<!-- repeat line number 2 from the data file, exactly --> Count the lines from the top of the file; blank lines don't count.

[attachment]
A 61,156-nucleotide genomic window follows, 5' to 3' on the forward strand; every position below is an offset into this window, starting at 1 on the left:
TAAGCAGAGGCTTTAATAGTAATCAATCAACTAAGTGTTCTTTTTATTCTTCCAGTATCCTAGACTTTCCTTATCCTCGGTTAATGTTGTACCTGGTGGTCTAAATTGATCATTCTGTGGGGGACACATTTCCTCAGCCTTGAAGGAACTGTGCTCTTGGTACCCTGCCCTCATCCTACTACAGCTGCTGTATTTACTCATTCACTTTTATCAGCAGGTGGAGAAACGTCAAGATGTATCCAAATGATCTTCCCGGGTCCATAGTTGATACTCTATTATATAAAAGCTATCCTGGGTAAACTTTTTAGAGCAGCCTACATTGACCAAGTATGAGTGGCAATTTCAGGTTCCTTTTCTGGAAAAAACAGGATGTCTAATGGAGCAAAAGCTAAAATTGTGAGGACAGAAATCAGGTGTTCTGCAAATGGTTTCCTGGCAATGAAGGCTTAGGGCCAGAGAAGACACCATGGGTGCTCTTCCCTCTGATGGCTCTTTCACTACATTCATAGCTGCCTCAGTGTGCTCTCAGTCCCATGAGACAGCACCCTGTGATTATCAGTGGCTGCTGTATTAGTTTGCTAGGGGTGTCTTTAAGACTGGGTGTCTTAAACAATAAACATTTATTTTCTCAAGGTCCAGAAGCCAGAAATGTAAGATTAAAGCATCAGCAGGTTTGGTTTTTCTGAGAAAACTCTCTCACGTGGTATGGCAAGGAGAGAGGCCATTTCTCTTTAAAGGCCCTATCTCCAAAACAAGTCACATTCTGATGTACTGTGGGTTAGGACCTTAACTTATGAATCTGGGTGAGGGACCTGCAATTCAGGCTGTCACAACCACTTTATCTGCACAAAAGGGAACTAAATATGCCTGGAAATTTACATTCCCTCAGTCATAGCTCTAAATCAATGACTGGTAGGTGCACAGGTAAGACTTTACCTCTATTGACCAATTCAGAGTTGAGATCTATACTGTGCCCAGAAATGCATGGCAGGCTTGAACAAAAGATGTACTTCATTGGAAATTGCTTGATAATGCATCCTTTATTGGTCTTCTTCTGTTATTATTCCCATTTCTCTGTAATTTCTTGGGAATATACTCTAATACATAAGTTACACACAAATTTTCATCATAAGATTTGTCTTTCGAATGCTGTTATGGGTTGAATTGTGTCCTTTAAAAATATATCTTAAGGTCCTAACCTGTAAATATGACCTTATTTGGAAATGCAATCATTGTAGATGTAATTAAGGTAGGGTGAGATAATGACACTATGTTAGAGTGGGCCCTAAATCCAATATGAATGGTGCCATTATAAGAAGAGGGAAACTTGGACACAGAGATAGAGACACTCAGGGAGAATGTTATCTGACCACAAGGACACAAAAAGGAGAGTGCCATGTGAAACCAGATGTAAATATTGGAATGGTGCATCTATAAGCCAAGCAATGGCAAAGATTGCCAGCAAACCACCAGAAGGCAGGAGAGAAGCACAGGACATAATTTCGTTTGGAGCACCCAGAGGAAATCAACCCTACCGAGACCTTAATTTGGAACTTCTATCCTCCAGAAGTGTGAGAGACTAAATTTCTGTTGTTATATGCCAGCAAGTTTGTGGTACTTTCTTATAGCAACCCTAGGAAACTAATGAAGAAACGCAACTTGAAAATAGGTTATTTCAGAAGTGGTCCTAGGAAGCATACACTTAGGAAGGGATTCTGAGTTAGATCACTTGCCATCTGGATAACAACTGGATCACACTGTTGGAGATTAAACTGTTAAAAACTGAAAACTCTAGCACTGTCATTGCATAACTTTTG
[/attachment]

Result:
TAAGCAGAGGCTTTAATAGTAATCAATCAACTAAGTGTTCTTTTTATTCTTCCAGTATCCTAGACTTTCCTTATCCTCGGTTAATGTTGTACCTGGTGGTCTAAATTGATCATTCTGTGGGGGACACATTTCCTCAGCCTTGAAGGAACTGTGCTCTTGGTACCCTGCCCTCATCCTACTACAGCTGCTGTATTTACTCATTCACTTTTATCAGCAGGTGGAGAAACGTCAAGATGTATCCAAATGATCTTCCCGGGTCCATAGTTGATACTCTATTATATAAAAGCTATCCTGGGTAAACTTTTTAGAGCAGCCTACATTGACCAAGTATGAGTGGCAATTTCAGGTTCCTTTTCTGGAAAAAACAGGATGTCTAATGGAGCAAAAGCTAAAATTGTGAGGACAGAAATCAGGTGTTCTGCAAATGGTTTCCTGGCAATGAAGGCTTAGGGCCAGAGAAGACACCATGGGTGCTCTTCCCTCTGATGGCTCTTTCACTACATTCATAGCTGCCTCAGTGTGCTCTCAGTCCCATGAGACAGCACCCTGTGATTATCAGTGGCTGCTGTATTAGTTTGCTAGGGGTGTCTTTAAGACTGGGTGTCTTAAACAATAAACATTTATTTTCTCAAGGTCCAGAAGCCAGAAATGTAAGATTAAAGCATCAGCAGGTTTGGTTTTTCTGAGAAAACTCTCTCACGTGGTATGGCAAGGAGAGAGGCCATTTCTCTTTAAAGGCCCTATCTCCAAAACAAGTCACATTCTGATGTACTGTGGGTTAGGACCTTAACTTATGAATCTGGGTGAGGGACCTGCAATTCAGGCTGTCACAACCACTTTATCTGCACAAAAGGGAACTAAATATGCCTGGAAATTTACATTCCCTCAGTCATAGCTCTAAATCAATGACTGGTAGGTGCACAGGTAAGACTTTACCTCTATTGACCAATTCAGAGTTGAGATCTATACTGTGCCCAGAAATGCATGGCAGGCTTGAACAAAAGATGTACTTCATTGGAAATTGCTTGATAATGCATCCTTTATTGGTCTTCTTCTGTTATTATTCCCATTTCTCTGTAATTTCTTGGGAATATACTCTAATACATAAGTTACACACAAATTTTCATCATAAGATTTGTCTTTCGAATGCTGTTATGGGTTGAATTGTGTCCTTTAAAAATATATCTTAAGGTCCTAACCTGTAAATATGACCTTATTTGGAAATGCAATCATTGTAGATGTAATTAAGGTAGGGTGAGATAATGACACTATGTTAGAGTGGGCCCTAAATCCAATATGAATGGTGCCATTATAAGAAGAGGGAAACTTGGACACAGAGATAGAGACACTCAGGGAGAATGTTATCTGACCACAAGGACACAAAAAGGAGAGTGCCATGTGAAACCAGATGTAAATATTGGAATGGTGCATCTATAAGCCAAGCAATGGCAAAGATTGCCAGCAAACCACCAGAAGGCAGGAGAGAAGCACAGGACATAATTTCGTTTGGAGCACCCAGAGGAAATCAACCCTACCGAGACCTTAATTTGGAACTTCTATCCTCCAGAAGTGTGAGAGACTAAATTTCTGTTGTTATATGCCAGCAAGTTTGTGGTACTTTCTTATAGCAACCCTAGGAAACTAATGAAGAAACGCAACTTGAAAATAGGTTATTTCAGAAGTGGTCCTAGGAAGCATACACTTAGGAAGGGATTCTGAGTTAGATCACTTGCCATCTGGATAACAACTGGATCACACTGTTGGAGATTAAACTGTTAAAAACTGAAAACTCTAGCACTGTCATTGCATAACTTTTG